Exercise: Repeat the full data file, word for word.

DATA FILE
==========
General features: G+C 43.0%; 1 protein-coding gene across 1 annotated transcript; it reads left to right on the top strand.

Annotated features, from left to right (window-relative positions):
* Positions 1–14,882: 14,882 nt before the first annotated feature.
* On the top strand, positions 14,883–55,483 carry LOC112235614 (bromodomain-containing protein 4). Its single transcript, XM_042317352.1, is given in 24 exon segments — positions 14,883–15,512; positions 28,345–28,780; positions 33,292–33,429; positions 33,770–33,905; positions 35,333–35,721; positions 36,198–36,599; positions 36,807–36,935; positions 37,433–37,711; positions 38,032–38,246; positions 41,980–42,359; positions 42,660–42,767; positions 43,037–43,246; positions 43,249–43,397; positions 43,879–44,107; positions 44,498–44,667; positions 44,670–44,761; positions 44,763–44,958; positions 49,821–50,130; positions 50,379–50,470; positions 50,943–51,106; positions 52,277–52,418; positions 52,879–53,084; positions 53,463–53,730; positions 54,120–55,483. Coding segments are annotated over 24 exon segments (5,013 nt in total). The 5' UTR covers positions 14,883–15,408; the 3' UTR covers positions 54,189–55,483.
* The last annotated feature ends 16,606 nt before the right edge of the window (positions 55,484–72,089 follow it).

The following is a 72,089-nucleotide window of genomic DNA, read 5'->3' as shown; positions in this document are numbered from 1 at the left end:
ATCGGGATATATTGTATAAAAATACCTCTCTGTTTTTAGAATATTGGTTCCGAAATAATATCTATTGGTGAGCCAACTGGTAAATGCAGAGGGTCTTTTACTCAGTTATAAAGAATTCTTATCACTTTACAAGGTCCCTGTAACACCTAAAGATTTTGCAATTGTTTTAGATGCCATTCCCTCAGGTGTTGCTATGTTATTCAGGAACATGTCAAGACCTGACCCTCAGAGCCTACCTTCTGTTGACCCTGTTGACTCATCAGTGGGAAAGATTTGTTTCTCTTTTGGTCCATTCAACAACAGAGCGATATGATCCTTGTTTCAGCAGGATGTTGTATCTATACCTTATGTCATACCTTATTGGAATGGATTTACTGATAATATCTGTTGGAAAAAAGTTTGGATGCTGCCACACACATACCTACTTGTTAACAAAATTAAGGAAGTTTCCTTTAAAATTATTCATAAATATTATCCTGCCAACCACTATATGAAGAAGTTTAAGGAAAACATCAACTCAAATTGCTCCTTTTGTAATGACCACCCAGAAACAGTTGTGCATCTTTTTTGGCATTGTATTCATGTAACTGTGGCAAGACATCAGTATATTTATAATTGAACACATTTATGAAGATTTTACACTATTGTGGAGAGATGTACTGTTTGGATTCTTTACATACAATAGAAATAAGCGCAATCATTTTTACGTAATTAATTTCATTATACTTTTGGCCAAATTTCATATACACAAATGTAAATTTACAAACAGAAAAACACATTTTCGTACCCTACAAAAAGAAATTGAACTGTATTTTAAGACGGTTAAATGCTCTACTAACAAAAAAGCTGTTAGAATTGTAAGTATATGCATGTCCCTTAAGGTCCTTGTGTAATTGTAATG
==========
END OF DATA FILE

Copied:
General features: G+C 43.0%; 1 protein-coding gene across 1 annotated transcript; it reads left to right on the top strand.

Annotated features, from left to right (window-relative positions):
* Positions 1–14,882: 14,882 nt before the first annotated feature.
* On the top strand, positions 14,883–55,483 carry LOC112235614 (bromodomain-containing protein 4). Its single transcript, XM_042317352.1, is given in 24 exon segments — positions 14,883–15,512; positions 28,345–28,780; positions 33,292–33,429; positions 33,770–33,905; positions 35,333–35,721; positions 36,198–36,599; positions 36,807–36,935; positions 37,433–37,711; positions 38,032–38,246; positions 41,980–42,359; positions 42,660–42,767; positions 43,037–43,246; positions 43,249–43,397; positions 43,879–44,107; positions 44,498–44,667; positions 44,670–44,761; positions 44,763–44,958; positions 49,821–50,130; positions 50,379–50,470; positions 50,943–51,106; positions 52,277–52,418; positions 52,879–53,084; positions 53,463–53,730; positions 54,120–55,483. Coding segments are annotated over 24 exon segments (5,013 nt in total). The 5' UTR covers positions 14,883–15,408; the 3' UTR covers positions 54,189–55,483.
* The last annotated feature ends 16,606 nt before the right edge of the window (positions 55,484–72,089 follow it).

The following is a 72,089-nucleotide window of genomic DNA, read 5'->3' as shown; positions in this document are numbered from 1 at the left end:
ATCGGGATATATTGTATAAAAATACCTCTCTGTTTTTAGAATATTGGTTCCGAAATAATATCTATTGGTGAGCCAACTGGTAAATGCAGAGGGTCTTTTACTCAGTTATAAAGAATTCTTATCACTTTACAAGGTCCCTGTAACACCTAAAGATTTTGCAATTGTTTTAGATGCCATTCCCTCAGGTGTTGCTATGTTATTCAGGAACATGTCAAGACCTGACCCTCAGAGCCTACCTTCTGTTGACCCTGTTGACTCATCAGTGGGAAAGATTTGTTTCTCTTTTGGTCCATTCAACAACAGAGCGATATGATCCTTGTTTCAGCAGGATGTTGTATCTATACCTTATGTCATACCTTATTGGAATGGATTTACTGATAATATCTGTTGGAAAAAAGTTTGGATGCTGCCACACACATACCTACTTGTTAACAAAATTAAGGAAGTTTCCTTTAAAATTATTCATAAATATTATCCTGCCAACCACTATATGAAGAAGTTTAAGGAAAACATCAACTCAAATTGCTCCTTTTGTAATGACCACCCAGAAACAGTTGTGCATCTTTTTTGGCATTGTATTCATGTAACTGTGGCAAGACATCAGTATATTTATAATTGAACACATTTATGAAGATTTTACACTATTGTGGAGAGATGTACTGTTTGGATTCTTTACATACAATAGAAATAAGCGCAATCATTTTTACGTAATTAATTTCATTATACTTTTGGCCAAATTTCATATACACAAATGTAAATTTACAAACAGAAAAACACATTTTCGTACCCTACAAAAAGAAATTGAACTGTATTTTAAGACGGTTAAATGCTCTACTAACAAAAAAGCTGTTAGAATTGTAAGTATATGCATGTCCCTTAAGGTCCTTGTGTAATTGTAATG